(Part One of Two)
I have asked that question to many a player and parent with, surprisingly, the same answer, “No.” So why would arguably one of the best pitchers in the history of Major League Baseball not reach the same pinnacle of performance he maintained from 1966 to 1993? I hope to offer some thought with regard to the why I believe it would be extremely difficult, if not impossible, for Nolan Ryan to repeat the same level of success today as he did during his career.
Little League vs. Travel Ball
It is chronicled that Nolan Ryan began playing little league baseball in Alvin, Texas at the age of 9. It has also been written that Ryan played a multitude of positions other than pitcher. These two facts alone would lead me to believe that Ryan was limited in the amount of time, innings, games and pitches he threw during little league baseball. Also, little league baseball still plays a significantly shorter schedule than the average travel ball program does today.
If Ryan pitched once a week for a typical little league team, he probably pitched no more than 6 games a season for this little league team. Today, if Ryan were to have any sort of command of a better than average fastball, he would be appearing in as many as 6 games a month for the average travel ball team today. With a typical travel ball season lasting a minimum of 5 months, this would mean that Ryan would probably pitch in around 30 games during the typical travel ball season.
Would this increase in throwing have led to a higher probability of injury? I cannot say that an injury would have occurred, but I would definitely say that the chances would have increased.
High School and Select Baseball
Nolan Ryan was drafted directly out of Alvin High School following him graduating in the spring of 1965. There is no record of Ryan playing any organized baseball during his high school years other than for Alvin High School. With the typical high school baseball season being shorter in the 1960’s than today, Ryan was again limited in the number of innings he probably pitched in his high school career. Ryan did not play summer select baseball in the summer or the fall during his high school years.
The addition of 3 to 5 extra months of pitching, countless innings and pitches, would have led to an increased amount to wear to the support structures of the shoulder and elbow. Again, the likelihood of an overuse injury is greatly increased by pitching more than 8 months of the year, more than 80 innings a year, or 80 pitches per game. These benchmarks to overuse injury have been studied and adopted by USA Baseball in conjunction with Major league Baseball in the Pitch Smart Program.
Nolan Ryan only played one year of minor league baseball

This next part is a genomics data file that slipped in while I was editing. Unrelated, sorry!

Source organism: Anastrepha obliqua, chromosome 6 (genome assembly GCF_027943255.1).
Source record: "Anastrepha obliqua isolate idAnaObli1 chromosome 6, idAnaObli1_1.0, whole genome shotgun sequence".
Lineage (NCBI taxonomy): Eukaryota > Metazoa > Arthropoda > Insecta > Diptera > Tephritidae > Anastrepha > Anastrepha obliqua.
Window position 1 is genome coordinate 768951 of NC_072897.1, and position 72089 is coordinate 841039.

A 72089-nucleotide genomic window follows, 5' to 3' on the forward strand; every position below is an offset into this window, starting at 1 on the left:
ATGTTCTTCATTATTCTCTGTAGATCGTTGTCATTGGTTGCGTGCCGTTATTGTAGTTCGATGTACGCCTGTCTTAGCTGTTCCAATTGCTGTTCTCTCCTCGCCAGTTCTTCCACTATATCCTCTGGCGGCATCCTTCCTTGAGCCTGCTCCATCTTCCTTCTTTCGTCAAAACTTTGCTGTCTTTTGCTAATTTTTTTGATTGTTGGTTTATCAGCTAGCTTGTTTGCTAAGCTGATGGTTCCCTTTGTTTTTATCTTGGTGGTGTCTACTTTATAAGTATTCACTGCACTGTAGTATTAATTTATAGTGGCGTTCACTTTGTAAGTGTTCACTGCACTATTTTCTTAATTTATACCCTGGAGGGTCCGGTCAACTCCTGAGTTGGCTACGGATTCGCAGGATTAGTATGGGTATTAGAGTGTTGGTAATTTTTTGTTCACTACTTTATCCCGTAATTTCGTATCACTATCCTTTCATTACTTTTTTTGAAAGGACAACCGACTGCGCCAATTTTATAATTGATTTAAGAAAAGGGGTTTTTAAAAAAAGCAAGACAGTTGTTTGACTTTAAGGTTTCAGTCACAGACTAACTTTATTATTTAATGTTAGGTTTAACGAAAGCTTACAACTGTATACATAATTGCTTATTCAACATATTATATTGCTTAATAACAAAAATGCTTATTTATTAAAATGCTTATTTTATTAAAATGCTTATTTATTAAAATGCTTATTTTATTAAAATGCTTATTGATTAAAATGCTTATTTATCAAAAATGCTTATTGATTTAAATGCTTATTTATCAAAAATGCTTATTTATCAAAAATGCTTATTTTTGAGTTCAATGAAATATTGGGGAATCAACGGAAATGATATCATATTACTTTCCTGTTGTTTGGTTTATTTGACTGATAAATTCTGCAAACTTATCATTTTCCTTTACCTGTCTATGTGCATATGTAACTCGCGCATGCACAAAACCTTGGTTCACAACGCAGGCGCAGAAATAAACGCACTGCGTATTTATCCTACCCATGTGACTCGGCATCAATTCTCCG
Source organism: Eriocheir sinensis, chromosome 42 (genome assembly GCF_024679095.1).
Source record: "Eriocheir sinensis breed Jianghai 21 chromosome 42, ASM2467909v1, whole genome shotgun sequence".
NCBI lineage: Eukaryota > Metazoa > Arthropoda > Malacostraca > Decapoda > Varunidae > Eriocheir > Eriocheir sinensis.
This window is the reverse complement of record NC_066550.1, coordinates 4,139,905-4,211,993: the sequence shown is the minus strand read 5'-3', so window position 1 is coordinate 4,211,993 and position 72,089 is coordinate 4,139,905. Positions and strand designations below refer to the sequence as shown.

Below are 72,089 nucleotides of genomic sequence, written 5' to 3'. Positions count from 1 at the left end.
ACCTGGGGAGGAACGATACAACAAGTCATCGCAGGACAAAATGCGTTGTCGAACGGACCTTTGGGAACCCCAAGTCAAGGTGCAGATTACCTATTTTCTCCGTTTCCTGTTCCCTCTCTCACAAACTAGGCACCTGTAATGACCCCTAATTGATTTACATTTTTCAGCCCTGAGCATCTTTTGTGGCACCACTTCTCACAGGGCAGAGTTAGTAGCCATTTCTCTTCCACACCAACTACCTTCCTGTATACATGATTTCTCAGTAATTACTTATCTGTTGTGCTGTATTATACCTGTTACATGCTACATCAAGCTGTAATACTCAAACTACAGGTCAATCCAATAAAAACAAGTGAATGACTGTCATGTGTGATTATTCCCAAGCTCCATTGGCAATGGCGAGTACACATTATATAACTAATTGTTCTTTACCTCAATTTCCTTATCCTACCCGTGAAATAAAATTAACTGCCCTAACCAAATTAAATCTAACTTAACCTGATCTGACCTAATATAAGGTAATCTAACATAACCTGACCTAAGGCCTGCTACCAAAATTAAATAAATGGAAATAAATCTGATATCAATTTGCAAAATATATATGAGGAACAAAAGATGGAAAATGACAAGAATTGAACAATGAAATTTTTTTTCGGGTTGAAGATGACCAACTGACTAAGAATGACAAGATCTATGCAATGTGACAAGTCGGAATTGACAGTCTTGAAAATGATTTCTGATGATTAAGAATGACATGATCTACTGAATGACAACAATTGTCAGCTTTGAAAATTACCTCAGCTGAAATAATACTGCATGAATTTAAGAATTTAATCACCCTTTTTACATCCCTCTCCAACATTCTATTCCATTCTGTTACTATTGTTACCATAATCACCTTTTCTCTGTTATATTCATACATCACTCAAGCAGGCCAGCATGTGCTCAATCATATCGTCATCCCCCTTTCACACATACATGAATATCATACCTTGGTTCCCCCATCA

Nolan Ryan was drafted in 1965 by the New York Mets and spent the 1965 season in Minor League ball with the Marion Mets in the Appalachian League. In 1966, Ryan made the roster of the Major League New York Mets. In 1967, Ryan only played in 7 minor league games because of the combination of a long-term illness, an arm injury and time serving with his National Guard military unit. In 1968, Ryan was back in the major leagues and stayed there for the remainder of his career (until 1993).
The piece of analytical data that makes the scenario of Ryan being a major leaguer for so long improbable today is that Ryan walked a lot of batters. So many in fact, that Ryan has more than double the number of walks in a career than the next closest pitcher. With today’s analytics and record keeping, a 95 to 100 mile per hour fastball arm is required to show an extremely high ability to not walk batters. I believe that Ryan would have been kept in the minor leagues and been subject to a pitching coach’s attempt to change his throwing mechanics to improve his control. The result would have probably been slower velocity and an injury because of the mechanics change.
You are probably asking why a performance coach would write about a topic such as this. I simply want parents and athletes to understand that the road to success for baseball athletes is full of “landmines”. These “landmines” come in the form of coaches and organizations that are more interested in winning and making money than the overall development of the athlete. I personally see hard throwing high school pitchers and work with many on a daily basis. I currently train more than 15 high school players who throw in excess of 90 miles per hour. The demands that are placed on them by coaches are frightening. For example, telling a 90 plus mile per hour pitcher that he needs to throw all year round to be seen by colleges is an absolute lie. This is the example I am most concerned about. Let us work together to shift a paradigm and consider the well-being of the athlete first. I don’t say this to deter anyone from pursuing his dreams of becoming a MLB star pitcher. I see this as an opportunity to show athletes a safer and possibly more effective path to lasting success at a higher level of performance.
Please catch part two of this blog to see how I believe as coaches, we can develop athletes like Nolan Ryan and insure they have a chance at success in sport.